McKinsey Global Institute released a study this year stating that the world will need $57 Trillion (with a T) infrastructure projects by 2030. That spending is just meant to repair our existing infrastructure, which is in a fairly abysmal state in the U.S.
The most recent “report card” from the American Society of Civil Engineers gives the U.S.’s infrastructure a “D” overall and estimates that we need to spend $2.2 trillion over the next five years to get it up to snuff.
The article also discusses an interesting approach by Chile to prioritize infrastructure projects based on predicting the highest need. A bulk of the infrastructure needs where in areas like roads, power grid, water, and telecommunication. The US resembles countries like South Africa and China instead of other developed countries like Germany and Japan.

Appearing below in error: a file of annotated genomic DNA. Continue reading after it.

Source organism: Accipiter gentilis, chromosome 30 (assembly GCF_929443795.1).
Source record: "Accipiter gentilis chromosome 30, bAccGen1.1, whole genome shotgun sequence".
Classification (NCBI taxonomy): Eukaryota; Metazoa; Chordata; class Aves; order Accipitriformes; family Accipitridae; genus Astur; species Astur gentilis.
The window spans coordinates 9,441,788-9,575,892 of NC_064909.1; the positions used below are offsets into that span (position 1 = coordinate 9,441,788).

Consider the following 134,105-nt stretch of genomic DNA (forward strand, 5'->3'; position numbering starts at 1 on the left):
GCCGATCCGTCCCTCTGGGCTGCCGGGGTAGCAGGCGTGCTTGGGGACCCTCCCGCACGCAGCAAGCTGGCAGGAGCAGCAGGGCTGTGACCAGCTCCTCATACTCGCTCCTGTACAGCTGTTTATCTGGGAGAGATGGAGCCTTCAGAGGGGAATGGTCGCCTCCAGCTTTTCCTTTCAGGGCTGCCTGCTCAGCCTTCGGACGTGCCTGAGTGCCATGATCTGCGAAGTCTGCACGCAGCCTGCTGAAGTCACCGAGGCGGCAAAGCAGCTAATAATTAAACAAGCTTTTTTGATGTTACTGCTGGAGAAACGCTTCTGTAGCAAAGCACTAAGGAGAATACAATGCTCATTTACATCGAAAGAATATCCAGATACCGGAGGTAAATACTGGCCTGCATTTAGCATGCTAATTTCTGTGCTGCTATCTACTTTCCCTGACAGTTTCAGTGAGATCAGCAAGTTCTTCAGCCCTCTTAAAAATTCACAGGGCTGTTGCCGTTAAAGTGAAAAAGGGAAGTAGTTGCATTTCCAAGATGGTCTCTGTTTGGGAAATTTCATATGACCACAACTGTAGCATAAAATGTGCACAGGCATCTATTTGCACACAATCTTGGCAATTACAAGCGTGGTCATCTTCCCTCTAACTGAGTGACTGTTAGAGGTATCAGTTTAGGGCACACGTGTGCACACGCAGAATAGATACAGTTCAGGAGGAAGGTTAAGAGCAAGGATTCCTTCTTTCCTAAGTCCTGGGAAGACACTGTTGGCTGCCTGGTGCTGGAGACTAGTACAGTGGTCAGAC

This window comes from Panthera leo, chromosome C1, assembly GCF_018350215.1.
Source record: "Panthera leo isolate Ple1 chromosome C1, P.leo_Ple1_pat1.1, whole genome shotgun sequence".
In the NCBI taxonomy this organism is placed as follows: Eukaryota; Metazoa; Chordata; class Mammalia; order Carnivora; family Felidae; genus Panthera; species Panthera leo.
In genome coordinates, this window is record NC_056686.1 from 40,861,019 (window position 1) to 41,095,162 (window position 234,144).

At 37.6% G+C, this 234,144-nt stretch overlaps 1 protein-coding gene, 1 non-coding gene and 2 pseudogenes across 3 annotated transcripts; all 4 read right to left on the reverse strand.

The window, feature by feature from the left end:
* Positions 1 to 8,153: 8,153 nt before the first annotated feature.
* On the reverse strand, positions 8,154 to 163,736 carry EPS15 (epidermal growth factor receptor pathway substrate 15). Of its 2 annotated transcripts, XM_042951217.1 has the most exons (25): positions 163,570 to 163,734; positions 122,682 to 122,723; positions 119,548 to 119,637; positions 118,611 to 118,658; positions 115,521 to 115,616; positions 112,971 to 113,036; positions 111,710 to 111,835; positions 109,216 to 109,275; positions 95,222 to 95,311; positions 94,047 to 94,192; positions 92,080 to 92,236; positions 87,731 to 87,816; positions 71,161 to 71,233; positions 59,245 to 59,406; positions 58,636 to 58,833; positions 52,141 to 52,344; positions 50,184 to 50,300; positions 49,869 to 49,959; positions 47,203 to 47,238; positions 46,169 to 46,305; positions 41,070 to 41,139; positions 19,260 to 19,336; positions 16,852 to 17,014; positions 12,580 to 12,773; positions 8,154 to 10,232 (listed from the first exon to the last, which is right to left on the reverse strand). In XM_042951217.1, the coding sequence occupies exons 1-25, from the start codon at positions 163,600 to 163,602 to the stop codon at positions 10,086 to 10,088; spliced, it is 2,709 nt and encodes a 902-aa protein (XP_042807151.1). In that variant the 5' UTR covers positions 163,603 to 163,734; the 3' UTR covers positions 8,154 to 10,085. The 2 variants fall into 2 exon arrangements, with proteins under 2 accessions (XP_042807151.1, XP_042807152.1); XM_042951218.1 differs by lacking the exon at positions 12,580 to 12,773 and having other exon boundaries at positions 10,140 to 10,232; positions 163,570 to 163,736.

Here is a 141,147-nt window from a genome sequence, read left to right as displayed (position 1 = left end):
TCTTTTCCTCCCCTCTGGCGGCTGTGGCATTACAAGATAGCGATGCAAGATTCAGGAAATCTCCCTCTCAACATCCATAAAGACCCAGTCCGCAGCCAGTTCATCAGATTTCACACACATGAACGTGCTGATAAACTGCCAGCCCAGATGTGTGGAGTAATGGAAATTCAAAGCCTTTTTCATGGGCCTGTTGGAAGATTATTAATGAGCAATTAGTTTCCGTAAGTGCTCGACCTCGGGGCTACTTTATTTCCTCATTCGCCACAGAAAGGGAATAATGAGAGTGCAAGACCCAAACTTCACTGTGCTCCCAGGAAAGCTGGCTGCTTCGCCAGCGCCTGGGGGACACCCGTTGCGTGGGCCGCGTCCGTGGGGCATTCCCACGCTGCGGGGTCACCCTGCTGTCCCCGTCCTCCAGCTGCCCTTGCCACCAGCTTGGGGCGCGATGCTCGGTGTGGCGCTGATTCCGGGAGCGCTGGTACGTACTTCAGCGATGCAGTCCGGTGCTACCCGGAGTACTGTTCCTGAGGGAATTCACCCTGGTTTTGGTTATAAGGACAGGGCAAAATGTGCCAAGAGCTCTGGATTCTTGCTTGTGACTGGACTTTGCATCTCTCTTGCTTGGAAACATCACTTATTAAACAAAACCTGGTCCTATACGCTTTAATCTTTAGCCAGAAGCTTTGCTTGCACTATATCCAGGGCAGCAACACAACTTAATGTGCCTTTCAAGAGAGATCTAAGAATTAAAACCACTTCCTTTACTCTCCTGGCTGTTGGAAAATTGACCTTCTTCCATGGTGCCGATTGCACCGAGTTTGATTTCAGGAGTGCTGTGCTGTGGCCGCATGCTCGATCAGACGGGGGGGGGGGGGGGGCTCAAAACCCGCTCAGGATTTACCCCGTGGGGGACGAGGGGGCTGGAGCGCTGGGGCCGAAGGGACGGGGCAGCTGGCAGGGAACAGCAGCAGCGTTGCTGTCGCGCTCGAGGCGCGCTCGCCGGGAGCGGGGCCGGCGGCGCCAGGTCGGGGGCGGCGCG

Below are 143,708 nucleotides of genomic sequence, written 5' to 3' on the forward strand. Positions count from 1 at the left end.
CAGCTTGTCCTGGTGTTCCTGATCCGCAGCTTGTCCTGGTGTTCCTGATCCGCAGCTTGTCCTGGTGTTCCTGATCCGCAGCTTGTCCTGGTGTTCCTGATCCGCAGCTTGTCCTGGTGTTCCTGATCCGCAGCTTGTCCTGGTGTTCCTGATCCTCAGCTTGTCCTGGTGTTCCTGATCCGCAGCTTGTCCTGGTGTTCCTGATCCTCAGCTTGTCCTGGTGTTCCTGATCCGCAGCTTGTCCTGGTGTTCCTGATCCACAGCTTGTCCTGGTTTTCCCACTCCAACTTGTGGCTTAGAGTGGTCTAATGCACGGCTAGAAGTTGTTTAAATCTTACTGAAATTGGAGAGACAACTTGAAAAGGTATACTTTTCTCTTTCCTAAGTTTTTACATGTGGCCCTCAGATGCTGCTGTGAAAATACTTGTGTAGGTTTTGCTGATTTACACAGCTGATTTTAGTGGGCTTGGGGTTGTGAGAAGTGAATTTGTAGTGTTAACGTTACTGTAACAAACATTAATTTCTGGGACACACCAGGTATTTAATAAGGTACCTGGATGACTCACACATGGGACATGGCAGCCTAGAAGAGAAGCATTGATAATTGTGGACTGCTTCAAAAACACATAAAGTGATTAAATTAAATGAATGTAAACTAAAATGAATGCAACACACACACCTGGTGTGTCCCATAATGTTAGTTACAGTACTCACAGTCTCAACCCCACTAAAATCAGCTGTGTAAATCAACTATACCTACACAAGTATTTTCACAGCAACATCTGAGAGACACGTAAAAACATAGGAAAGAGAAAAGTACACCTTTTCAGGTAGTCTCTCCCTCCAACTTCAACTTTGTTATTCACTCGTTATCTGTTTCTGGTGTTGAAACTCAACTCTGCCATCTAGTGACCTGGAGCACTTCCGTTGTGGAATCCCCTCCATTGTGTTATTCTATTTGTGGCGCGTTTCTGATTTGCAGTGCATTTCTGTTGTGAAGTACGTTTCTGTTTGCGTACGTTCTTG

Advanced manufacturing and predictive techniques can help reduce the annual spend from $2.7 Trillion to $1.7 Trillion, but we like the overall theme of the report in that we need to get smarter at tackling these big infrastructure problems. Similar to reactive vs. predictive asset maintenance, our infrastructure improvement plans should be more predictive and reactive.